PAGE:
th sections of our unhappy and divided country, and of her grandeur in after days when she has safely outridden the storm which wrecked the frailer sisterhood around her. While he dealt deadly blows to the apologists of dissolution, he spoke cheering words of comfort and assurance to the friends of the Union. He was withering in his denunciation of rebellion, powerful in argument, ready and illustrative in anecdote, and fervid and glowing in eloquence.--Louisville Journal, May 28. Gen. Beauregard issued orders in Charleston, relinquishing command of the forces around Charleston to Col. R. II. Anderson.--Augusta Chronicle, May 28. In the case of John Merryman, a secessionist arrested in Baltimore and detained a prisoner in Fort McHenry, a writ of habeas corpus was issued by Judge Taney, made returnable this day in the United States District Court. Gen. Cadwallader declined surrendering the prisoner till he heard from Washington, and an attachment was issued for Gen. Cadwall
roof of John Tyler's country residence. Lieutenant Duryea, the colonel's son, let down the traitorous emblem, and ran up the Stars and Stripes, which are now flying. The scouting detachment brought in the secession colors to Headquarters, and they were forwarded by Major-General Butler. The flag is a dirty looking affair of red, white, and blue flannel, with eight stars. It is roughly made, the sewing having been done by half-taught fingers.--N. Y. Commercial Advertiser, June 4. Gen. Beauregard arrived at Manassas Junction, and assumed command of the rebel forces there.--N. Y. Times, June 6. At night twelve volunteers from Camp Lincoln, near Leavenworth, Kansas, headed by Sergeant Decurin, of the Elwood Guards, armed with Minie rifles and revolvers, marched to latan, Mo., fourteen miles above Leavenworth city, and crossed in skiffs to capture a secession flag. When asked their purpose, Decurin demanded the flag by the authority of the United States. The flag was hauled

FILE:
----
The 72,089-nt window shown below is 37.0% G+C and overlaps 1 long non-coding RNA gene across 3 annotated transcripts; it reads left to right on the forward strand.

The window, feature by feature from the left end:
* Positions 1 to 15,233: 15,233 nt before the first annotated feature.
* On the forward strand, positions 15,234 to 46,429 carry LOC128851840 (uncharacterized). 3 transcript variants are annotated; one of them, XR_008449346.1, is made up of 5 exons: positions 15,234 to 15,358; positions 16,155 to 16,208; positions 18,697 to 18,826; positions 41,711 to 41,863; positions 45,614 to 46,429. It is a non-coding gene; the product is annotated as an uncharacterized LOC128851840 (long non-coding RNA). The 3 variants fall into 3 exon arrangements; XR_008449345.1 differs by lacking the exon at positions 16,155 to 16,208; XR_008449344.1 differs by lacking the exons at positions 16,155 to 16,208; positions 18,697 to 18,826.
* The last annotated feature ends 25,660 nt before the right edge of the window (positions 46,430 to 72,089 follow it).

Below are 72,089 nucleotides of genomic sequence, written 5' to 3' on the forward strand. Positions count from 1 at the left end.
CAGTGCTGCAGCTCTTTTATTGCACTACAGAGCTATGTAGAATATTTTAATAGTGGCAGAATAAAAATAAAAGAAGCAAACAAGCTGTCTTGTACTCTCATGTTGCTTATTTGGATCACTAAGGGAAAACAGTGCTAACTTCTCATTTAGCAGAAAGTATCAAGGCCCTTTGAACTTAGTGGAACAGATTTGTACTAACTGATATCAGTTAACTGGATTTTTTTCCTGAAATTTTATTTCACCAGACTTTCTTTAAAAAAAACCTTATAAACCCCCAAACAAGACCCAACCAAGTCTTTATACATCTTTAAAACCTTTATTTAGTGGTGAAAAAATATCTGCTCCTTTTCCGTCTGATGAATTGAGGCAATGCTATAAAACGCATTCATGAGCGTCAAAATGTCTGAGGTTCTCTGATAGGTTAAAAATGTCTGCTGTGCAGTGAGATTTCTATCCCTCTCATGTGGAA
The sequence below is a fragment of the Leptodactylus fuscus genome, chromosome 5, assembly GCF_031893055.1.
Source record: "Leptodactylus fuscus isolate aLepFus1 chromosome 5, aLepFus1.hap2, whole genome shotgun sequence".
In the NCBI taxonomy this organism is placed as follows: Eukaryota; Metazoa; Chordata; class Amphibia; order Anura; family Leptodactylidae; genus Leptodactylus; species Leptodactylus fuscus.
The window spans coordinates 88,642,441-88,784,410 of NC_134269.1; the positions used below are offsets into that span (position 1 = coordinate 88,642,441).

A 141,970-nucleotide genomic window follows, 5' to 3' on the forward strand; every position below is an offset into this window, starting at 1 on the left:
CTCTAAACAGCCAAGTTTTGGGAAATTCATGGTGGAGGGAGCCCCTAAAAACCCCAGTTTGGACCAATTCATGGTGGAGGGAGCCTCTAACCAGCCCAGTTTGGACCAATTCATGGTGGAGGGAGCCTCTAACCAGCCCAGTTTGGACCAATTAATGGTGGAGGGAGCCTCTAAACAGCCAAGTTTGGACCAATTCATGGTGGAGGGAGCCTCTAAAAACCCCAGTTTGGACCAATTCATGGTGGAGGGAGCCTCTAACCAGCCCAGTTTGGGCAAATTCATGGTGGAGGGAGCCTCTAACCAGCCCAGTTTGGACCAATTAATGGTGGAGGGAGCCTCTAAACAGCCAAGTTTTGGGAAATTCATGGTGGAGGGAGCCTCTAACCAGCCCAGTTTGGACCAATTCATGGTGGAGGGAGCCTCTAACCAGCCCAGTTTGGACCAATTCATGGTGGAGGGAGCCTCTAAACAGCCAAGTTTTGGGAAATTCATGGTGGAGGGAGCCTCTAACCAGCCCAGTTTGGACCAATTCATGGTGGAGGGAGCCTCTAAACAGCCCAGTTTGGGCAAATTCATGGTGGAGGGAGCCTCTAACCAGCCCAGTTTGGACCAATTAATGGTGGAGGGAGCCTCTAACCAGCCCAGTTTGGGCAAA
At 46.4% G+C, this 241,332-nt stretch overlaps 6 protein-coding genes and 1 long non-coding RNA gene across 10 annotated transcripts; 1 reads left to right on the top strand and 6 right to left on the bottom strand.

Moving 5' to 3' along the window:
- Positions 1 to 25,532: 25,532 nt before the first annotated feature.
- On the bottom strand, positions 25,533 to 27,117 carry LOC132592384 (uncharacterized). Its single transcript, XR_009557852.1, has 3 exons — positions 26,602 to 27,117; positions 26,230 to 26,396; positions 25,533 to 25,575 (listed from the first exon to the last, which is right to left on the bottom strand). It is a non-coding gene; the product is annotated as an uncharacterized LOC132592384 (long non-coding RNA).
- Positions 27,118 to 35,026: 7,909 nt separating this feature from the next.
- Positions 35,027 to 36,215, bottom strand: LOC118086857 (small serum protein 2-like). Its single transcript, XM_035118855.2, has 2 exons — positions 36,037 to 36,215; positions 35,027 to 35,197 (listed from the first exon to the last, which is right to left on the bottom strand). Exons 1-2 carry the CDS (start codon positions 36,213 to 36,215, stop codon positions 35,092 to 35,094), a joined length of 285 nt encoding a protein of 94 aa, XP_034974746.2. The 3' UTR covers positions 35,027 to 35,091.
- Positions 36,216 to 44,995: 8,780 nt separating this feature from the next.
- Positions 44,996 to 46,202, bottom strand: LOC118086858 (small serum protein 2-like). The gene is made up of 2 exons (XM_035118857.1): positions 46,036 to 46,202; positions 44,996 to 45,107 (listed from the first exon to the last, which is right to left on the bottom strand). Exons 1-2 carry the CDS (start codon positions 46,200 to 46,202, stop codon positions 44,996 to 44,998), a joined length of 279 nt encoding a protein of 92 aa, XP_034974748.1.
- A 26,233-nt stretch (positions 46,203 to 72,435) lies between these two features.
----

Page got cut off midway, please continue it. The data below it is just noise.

Canton. The amount of the powder on hand was about 3,500 kegs, or 60,000 pounds, valued at $16,000. The agents turned the powder over to the Marshal, who took an inventory of the same. A similar demand, from the same source, was made upon Messrs. A. L. Webb & Bro., Baltimore, agents for the Messrs. Dupont's powder works, Delaware. The demand was complied with, and the powder on hand, a small amount, turned over into the possession of the United States.--Baltimore Sun, June 6. General Beauregard issued a proclamation from Mannassas Junction, giving an extravagant picture of the deplorable consequences to be expected from an invasion of the Federal forces.--(Doc. 234.) At Williamsport a Baltimorean, named Dewitt C. Reuch, swore he could whip the whole Union force, and that he had killed at least one man in the attack upon the Massachusetts Regiment in Baltimore. His friends tried to get him away and put him on a horse, when he drew a revolver and fired two shots at indivi